Supreme Court to Decide on Definition of “Whistleblower”

Leah Kessler

On Tuesday, November 28, 2017, the U.S. Supreme Court heard oral arguments in the case of Digital Realty Trust, Inc. v. Paul Somers. While the Supreme Court’s ruling on this case is not expected until next June, the outcome, as well as the arguments made this week, have serious ramifications for the accepted legal definition of “whistleblowing” and the protections that definition provides.

Paul Somers was the Vice President at Digital Realty Trust, Inc., from 2010 to 2014, during which time he filed reports to senior management about possible securities law violations by the company. When Digital Realty fired Somers, he filed suit in the U.S. district court for California, alleging that Digital Realty fired him for his reports of securities law violations in violation of the anti-retaliation protections created by the Dodd-Frank Wall Street Reform and Consumer Protection Act. Dodd-Frank was passed in 2010 in the wake of the 2008 financial crisis and expanded the whistleblower incentives and protections under the 2002 Sarbanese-Oxley Act. (Here is a side-by-side comparison of these two whistleblowing acts, including both the definitions they use and the protections they provide.) Although the district court held Somers to be a “whistleblower” under the statute, and the Ninth Circuit affirmed the district court’s decision on behalf of Somers, Digital Realty appealed to the Supreme Court on the grounds that Somers was not a “whistleblower” as defined by Dodd-Frank because Somers did not report his concerns to the Securities and Exchange Commission (SEC) before he was terminated.

Circuit courts are currently split over the definition of “whistleblower” under Dodd-Frank and whether an employee must go to the SEC with reports of wrongdoing to be classified as such. While the Ninth Circuit found that Somers was entitled to protection under Dodd-Frank, thereby ruling in favor of a wider definition of “whistleblower” – under which employees who report concerns internally, but not to the SEC, are protected – the Fifth Circuit took the opposite stance in a similar 2013 case, Asadi c. G.E. Energy. There, the Fifth Circuit ruled on behalf of G.E. Energy on the grounds that whistleblowers must take their complaints to the SEC in order to be protected.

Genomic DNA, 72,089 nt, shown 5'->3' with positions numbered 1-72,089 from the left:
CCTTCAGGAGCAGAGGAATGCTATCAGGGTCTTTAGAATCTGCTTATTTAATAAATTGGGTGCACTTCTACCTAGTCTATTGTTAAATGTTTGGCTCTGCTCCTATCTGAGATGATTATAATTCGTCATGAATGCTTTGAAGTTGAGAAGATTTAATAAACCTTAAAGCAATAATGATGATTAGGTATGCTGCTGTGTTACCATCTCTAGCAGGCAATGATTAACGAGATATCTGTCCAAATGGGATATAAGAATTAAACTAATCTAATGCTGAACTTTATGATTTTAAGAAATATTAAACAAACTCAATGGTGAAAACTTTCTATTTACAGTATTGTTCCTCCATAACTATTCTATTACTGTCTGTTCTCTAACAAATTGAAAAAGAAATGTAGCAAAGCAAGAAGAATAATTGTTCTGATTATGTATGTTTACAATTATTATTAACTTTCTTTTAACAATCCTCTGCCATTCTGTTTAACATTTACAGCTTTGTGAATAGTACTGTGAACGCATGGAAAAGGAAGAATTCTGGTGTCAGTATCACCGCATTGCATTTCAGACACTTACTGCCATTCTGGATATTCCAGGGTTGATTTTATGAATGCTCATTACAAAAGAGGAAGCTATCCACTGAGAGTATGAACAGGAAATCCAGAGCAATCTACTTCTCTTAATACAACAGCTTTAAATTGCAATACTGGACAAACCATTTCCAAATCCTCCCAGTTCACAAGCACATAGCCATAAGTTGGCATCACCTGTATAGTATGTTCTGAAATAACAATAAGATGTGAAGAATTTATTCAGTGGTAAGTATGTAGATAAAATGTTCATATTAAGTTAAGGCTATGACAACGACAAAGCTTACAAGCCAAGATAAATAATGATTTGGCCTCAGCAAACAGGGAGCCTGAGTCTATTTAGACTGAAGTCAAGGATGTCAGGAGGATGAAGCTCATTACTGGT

In Digital Realty, the Supreme Court will decide whether the term “whistleblower” should include only those who complain of violations to the SEC, or if it should also include those, such as Paul Somers, who report internally. Unfortunately, a ruling that narrows the definition will have important negative consequences, as more employees tend to report concerns about potential violations internally than report to the SEC: In a 2017 report to Congress, the SEC said 83% of whistleblowing award recipients raised concerns internally to their supervisors before reporting wrongdoing to the commission. Moreover, in a recent amicus brief, the SEC said that it backs Somers in this case, as well as the wider definition of whistleblower. This is a stance more employers should take, as internal complaints offer an opportunity to fix a problem and avoid the cost of an SEC investigation; and broader definitions of whistleblowing provide more extensive protections for workers concerned about possible violations of the law.

If you feel you have been retaliated against for raising concerns of wrongdoing at your place of work, please contact The Harman Firm.